Clear aligners can be described as one of the most aesthetic orthodontic appliances to achieve both aesthetics and function in individuals with malaligned or maloccluded teeth. To obtain the best clinical outcomes with clear aligners, the clinician should have optimum experience and a considerable understanding of the biomechanics of tooth movement with clear aligners.
One of the primary concepts to be understood in clear aligners is that they do not work by pulling the teeth to the final positions as they are removable. On being placed, they apply a pushing force on the surfaces of teeth directly or through attachments placed. Tooth movement brought about by aligners also depends on the size and the shape of the teeth as they fail to produce the desired result on a tooth with a small crown or small surface area to push against.
There are different types of tooth movements in orthodontics like crown tipping, root movement, and translation. The bodily movement of the tooth in which both the crown and root of the tooth move in the same direction, it is referred to as translation. Torquing of the tooth is when the tooth rotates along the center of the tooth when force is applied to the root in one direction and the clinical crown in the opposite direction. Attachments and power ridges may help in various tooth movements using clear aligners.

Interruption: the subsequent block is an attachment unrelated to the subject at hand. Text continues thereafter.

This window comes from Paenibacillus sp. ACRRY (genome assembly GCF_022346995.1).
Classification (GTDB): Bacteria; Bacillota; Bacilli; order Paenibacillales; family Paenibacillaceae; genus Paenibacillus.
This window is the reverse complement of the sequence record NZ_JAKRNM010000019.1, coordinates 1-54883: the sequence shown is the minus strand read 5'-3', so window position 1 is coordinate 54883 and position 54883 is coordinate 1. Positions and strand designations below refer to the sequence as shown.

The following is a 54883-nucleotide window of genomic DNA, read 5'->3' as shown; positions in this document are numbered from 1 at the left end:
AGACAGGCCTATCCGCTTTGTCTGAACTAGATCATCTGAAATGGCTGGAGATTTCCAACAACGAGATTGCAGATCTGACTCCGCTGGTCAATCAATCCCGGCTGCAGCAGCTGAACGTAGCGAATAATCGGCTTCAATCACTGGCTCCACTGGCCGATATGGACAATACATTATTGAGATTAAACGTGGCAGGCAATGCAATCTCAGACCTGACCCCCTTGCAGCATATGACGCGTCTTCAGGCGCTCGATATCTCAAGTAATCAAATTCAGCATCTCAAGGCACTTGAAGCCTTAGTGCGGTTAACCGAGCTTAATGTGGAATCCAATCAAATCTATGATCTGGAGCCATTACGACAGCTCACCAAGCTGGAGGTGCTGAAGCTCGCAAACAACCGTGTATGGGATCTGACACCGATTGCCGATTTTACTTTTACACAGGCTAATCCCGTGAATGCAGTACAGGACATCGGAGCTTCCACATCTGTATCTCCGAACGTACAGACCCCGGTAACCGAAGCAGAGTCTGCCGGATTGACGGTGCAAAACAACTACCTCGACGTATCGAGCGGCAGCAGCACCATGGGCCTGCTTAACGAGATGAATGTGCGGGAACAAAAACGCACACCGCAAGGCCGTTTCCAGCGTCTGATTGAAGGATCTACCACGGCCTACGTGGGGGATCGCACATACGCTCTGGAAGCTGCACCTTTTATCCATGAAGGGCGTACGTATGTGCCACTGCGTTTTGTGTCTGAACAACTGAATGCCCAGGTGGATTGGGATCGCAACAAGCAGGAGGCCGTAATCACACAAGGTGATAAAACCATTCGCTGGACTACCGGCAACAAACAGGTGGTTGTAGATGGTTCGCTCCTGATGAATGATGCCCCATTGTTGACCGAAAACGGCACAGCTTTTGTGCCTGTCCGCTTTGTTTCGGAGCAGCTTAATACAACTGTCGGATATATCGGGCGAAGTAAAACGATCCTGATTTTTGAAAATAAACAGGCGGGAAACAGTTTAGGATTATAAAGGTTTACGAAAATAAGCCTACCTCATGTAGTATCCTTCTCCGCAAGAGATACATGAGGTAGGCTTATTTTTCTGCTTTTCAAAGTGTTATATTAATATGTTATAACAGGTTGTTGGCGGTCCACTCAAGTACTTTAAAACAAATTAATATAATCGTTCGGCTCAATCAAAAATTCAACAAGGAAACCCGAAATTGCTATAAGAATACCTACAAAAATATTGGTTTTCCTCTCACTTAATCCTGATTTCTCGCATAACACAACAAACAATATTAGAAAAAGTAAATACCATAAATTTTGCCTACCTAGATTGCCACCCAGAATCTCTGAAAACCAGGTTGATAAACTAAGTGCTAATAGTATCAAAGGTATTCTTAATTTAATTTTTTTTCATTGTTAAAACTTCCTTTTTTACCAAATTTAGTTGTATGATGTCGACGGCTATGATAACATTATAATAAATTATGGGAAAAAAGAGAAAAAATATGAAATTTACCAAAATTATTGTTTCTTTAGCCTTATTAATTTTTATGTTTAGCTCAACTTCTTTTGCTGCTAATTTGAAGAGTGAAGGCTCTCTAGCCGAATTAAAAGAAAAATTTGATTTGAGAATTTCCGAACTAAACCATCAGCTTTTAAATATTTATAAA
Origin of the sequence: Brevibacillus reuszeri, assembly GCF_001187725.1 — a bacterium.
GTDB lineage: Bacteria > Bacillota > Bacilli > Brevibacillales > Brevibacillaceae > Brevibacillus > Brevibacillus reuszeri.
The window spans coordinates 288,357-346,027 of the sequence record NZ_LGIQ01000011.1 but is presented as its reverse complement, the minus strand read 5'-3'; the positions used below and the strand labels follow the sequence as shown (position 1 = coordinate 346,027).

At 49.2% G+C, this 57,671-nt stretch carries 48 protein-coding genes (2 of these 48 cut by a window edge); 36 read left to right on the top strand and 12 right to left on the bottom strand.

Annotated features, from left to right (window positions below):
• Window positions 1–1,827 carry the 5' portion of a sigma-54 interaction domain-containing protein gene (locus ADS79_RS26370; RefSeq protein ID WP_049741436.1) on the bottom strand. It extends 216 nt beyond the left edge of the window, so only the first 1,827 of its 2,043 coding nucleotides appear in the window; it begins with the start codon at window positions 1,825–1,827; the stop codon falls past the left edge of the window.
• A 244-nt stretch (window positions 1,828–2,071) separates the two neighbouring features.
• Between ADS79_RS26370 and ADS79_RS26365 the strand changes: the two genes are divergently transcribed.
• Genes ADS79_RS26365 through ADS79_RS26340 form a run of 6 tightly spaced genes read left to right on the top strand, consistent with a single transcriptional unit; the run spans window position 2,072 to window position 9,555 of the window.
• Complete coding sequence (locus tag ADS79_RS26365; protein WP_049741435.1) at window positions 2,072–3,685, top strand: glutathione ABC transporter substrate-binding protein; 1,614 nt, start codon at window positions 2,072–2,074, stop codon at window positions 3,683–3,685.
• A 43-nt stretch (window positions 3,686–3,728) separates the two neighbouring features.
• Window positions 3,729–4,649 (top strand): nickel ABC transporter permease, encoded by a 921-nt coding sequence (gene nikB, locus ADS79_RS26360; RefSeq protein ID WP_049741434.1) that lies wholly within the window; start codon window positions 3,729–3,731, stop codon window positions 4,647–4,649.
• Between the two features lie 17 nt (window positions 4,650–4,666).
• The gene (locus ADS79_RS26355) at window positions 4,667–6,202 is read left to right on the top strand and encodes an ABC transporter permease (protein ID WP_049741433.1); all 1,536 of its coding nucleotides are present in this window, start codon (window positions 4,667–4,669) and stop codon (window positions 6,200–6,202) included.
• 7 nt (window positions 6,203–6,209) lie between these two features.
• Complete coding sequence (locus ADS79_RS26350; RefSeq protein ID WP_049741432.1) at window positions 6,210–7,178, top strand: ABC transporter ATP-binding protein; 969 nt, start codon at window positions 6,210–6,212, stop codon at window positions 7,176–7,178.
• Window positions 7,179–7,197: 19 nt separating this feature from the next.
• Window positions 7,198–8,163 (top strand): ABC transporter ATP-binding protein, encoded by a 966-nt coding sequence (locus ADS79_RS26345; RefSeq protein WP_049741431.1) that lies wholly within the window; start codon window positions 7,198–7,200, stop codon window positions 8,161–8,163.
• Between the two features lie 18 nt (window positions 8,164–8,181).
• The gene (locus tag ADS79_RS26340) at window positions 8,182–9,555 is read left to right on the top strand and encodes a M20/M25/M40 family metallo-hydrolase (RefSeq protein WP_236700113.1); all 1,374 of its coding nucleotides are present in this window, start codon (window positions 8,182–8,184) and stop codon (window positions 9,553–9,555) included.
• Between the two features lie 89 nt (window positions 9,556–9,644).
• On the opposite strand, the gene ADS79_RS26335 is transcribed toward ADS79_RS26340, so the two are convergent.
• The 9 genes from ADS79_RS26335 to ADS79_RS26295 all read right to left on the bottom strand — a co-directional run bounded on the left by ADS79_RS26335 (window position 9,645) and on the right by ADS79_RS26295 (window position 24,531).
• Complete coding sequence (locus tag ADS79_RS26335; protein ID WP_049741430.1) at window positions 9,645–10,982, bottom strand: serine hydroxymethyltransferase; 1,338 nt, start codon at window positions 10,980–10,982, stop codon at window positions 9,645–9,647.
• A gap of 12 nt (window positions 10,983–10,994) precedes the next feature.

Attachments can be passive or active. Passive attachments aim at delivering retention to the aligners whereas active attachments bring about the actual tooth movement. Active attachments are customized to bring about the closure of extraction space, extrusion, and de-rotation. Bevelling of attachments can be done to promote ease of insertion of the aligners and aid in the biomechanical delivery. The shape of the attachment and their position varies from case to case and clinicians should have excellent knowledge and understanding regarding the situations in which each type of attachment can and should be used. For instance, a horizontal attachment is placed on the tooth to be extruded whereas, in case of intrusion, horizontal attachments are placed on the teeth neighboring to the tooth to be intruded, to augment anchorage and retention of the appliance
Power ridges are meant for lingual root torque in the upper and the lower incisors. These corrugations are positioned at the gingival third of the tooth and are aimed at increasing the undercut on the teeth. Power ridges help in stiffening the gingival third region of the aligners and also help in applying pressure on the roots of the teeth.
To conclude, deeper knowledge and genuine practical experience can deliver the best results. The wise use of attachments and power ridges can help patients achieve the desired smile.
The correct plan requires extensive knowledge of aligner biomechanics, the correct staging of movements, the type, position and size of the attachment for various movements, the overcorrections required for different objectives and a realistic understanding of movements that can be achieved. This requires excellent knowledge as a result of loads of training and learning.